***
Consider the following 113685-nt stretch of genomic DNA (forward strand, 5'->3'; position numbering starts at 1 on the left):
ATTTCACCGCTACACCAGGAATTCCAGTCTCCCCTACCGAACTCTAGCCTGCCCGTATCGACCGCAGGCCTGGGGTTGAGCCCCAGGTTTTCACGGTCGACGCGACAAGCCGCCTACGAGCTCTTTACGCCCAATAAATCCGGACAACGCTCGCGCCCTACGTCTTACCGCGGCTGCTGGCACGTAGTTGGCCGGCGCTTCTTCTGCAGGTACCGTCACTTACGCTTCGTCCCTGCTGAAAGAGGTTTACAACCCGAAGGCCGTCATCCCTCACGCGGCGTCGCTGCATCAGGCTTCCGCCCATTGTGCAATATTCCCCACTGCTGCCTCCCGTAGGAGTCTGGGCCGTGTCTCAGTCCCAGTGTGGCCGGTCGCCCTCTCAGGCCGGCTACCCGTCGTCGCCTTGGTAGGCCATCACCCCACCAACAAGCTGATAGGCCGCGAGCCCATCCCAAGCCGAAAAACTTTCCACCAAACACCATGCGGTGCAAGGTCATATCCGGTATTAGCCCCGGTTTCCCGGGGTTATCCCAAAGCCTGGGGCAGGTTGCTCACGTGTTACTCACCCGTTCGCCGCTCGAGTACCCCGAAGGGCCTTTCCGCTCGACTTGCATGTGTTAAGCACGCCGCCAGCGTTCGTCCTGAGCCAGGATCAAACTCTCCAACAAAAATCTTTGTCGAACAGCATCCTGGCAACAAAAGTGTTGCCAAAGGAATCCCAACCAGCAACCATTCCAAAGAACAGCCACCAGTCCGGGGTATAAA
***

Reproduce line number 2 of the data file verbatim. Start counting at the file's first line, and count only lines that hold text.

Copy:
ATTTCACCGCTACACCAGGAATTCCAGTCTCCCCTACCGAACTCTAGCCTGCCCGTATCGACCGCAGGCCTGGGGTTGAGCCCCAGGTTTTCACGGTCGACGCGACAAGCCGCCTACGAGCTCTTTACGCCCAATAAATCCGGACAACGCTCGCGCCCTACGTCTTACCGCGGCTGCTGGCACGTAGTTGGCCGGCGCTTCTTCTGCAGGTACCGTCACTTACGCTTCGTCCCTGCTGAAAGAGGTTTACAACCCGAAGGCCGTCATCCCTCACGCGGCGTCGCTGCATCAGGCTTCCGCCCATTGTGCAATATTCCCCACTGCTGCCTCCCGTAGGAGTCTGGGCCGTGTCTCAGTCCCAGTGTGGCCGGTCGCCCTCTCAGGCCGGCTACCCGTCGTCGCCTTGGTAGGCCATCACCCCACCAACAAGCTGATAGGCCGCGAGCCCATCCCAAGCCGAAAAACTTTCCACCAAACACCATGCGGTGCAAGGTCATATCCGGTATTAGCCCCGGTTTCCCGGGGTTATCCCAAAGCCTGGGGCAGGTTGCTCACGTGTTACTCACCCGTTCGCCGCTCGAGTACCCCGAAGGGCCTTTCCGCTCGACTTGCATGTGTTAAGCACGCCGCCAGCGTTCGTCCTGAGCCAGGATCAAACTCTCCAACAAAAATCTTTGTCGAACAGCATCCTGGCAACAAAAGTGTTGCCAAAGGAATCCCAACCAGCAACCATTCCAAAGAACAGCCACCAGTCCGGGGTATAAA